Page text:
I would suggest 3 DOs and 3 DON’Ts in such situations.
- Focus on very, very specific issues, not on “trust” or “communication”
- Use a written problem statement issued by a senior manager
- Act as a “go-between” focusing on building agreement and zeroing in on disagreement.
- Don’t try to break most of their entire coping patterns; focus on changing very small things.
- Don’t focus on what happened, rather focus on what should happen in the future.
- Don’t drag things out; rather work quickly before they learn to adapt themselves to you.
When the “Ogen” software release hit the market, the shit hit the fan. 550 clients had to close down their electrical grid as software bugs caused many “early warning” systems to alert that a disaster was impending.
The CEO, inundated with angry calls, convened a management meeting and ripped his entire team over the coals. The Head of Sales complained that “Engineering will ruin my reputation”. The Head of Software Engineering blamed the “Deployment Unit” for not understanding how to install the software. The Deployment Unit claimed the software was a piece of horse shit. Finance blamed Sales for the fact that “we will face a huge revenue shortage next year.”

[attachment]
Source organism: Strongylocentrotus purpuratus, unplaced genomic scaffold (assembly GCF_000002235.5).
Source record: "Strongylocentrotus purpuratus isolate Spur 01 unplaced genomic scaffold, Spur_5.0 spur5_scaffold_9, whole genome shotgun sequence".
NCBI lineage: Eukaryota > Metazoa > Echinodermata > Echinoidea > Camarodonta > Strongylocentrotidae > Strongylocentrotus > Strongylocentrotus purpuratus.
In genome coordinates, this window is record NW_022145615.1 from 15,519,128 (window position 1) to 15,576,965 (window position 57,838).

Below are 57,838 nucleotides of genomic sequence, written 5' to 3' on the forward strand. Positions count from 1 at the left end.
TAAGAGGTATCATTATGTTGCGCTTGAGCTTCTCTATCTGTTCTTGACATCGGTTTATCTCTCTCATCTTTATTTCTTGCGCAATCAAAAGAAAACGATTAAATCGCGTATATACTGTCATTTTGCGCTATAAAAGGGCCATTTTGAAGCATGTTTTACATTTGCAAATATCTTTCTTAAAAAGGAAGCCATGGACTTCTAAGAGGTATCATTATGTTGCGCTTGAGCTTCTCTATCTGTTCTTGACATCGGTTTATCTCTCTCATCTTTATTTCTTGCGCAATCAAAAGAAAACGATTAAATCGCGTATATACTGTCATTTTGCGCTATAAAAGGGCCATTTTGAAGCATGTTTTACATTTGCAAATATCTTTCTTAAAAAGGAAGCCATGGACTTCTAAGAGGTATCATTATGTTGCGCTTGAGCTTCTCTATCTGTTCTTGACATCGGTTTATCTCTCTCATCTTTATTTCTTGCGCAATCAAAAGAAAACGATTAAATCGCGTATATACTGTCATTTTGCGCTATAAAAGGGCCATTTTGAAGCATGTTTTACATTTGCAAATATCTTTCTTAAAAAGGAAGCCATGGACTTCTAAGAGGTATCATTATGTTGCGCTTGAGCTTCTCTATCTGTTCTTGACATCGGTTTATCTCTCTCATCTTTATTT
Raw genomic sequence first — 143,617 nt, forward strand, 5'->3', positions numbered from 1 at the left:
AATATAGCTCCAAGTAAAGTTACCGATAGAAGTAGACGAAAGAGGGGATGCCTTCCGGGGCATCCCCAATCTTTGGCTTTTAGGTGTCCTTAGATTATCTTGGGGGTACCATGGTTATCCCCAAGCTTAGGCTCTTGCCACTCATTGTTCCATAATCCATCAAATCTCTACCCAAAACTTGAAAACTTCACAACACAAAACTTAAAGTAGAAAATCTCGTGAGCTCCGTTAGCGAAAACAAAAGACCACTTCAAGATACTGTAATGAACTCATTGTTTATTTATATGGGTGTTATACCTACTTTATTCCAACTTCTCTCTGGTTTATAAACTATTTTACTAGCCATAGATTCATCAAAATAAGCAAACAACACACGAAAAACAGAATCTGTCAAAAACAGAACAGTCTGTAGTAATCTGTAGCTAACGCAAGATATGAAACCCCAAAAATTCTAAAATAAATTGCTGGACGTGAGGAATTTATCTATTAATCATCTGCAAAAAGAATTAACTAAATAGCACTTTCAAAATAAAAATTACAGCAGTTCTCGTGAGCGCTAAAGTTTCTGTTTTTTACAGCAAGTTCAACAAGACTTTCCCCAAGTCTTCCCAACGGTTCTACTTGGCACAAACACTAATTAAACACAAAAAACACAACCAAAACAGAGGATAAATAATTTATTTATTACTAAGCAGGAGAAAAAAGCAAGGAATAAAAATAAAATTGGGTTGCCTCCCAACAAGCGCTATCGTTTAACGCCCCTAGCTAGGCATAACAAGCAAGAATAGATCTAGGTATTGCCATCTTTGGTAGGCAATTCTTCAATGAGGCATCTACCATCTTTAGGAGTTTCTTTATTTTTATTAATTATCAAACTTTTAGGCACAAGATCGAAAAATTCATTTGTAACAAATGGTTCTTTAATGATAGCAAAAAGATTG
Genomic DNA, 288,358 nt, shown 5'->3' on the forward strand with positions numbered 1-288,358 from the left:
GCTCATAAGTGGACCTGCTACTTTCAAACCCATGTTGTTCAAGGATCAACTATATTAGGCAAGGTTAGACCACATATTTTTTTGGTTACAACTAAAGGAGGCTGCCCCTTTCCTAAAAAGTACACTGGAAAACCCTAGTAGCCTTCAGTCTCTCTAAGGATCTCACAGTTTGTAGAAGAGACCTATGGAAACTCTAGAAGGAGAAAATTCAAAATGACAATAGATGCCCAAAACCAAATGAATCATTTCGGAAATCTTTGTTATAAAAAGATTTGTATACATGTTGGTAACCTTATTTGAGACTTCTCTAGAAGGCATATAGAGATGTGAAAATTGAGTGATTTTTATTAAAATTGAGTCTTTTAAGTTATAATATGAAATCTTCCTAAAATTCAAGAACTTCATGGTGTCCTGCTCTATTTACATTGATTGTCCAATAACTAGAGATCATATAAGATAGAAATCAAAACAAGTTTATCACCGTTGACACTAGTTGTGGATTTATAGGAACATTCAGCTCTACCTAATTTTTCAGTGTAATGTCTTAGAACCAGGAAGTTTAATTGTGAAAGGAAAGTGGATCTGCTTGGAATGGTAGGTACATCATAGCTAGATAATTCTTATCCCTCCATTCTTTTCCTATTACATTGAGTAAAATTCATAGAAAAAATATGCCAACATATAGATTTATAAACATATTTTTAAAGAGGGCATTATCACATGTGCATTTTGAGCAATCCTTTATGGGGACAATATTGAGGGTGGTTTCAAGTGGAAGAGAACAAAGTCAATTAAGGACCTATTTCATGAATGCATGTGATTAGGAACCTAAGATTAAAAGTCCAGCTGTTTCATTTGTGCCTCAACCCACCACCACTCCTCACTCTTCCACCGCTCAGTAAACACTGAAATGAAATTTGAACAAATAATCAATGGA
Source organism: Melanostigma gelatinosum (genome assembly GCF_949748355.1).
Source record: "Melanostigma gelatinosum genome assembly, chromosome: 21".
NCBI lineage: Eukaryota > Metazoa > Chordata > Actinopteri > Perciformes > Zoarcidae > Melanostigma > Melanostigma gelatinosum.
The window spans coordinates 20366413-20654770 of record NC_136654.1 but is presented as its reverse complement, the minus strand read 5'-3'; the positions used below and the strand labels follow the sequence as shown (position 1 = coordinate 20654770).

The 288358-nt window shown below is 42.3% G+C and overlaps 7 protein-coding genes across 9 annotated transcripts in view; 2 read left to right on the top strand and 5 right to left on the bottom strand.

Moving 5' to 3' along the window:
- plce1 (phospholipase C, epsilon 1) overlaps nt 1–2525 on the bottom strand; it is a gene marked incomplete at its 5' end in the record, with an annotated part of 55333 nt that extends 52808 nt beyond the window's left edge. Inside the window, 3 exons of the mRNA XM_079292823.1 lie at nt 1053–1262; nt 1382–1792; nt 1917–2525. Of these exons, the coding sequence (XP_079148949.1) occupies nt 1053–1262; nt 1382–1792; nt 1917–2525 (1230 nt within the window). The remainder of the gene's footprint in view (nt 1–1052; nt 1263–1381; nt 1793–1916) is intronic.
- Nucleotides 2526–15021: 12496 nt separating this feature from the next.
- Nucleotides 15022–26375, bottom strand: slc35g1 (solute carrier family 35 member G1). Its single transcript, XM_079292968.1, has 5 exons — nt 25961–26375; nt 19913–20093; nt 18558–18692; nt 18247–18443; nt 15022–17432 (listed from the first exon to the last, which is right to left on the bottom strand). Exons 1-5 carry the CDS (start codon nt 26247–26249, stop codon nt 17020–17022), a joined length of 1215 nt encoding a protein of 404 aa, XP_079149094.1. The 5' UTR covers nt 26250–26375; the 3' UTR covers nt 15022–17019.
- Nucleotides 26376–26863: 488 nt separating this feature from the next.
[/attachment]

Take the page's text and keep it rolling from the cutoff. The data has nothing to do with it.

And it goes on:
Definition-a blaming culture is characterized by shirking of responsibility by shifting it down to the next level, up to the next level, over to a peer, or on to a different unit..
The blaming culture is a mega epidemic, especially since 2008 when jobs become very scarce. Root causes for the blaming culture include-
- Parking the blame for unrealistic goals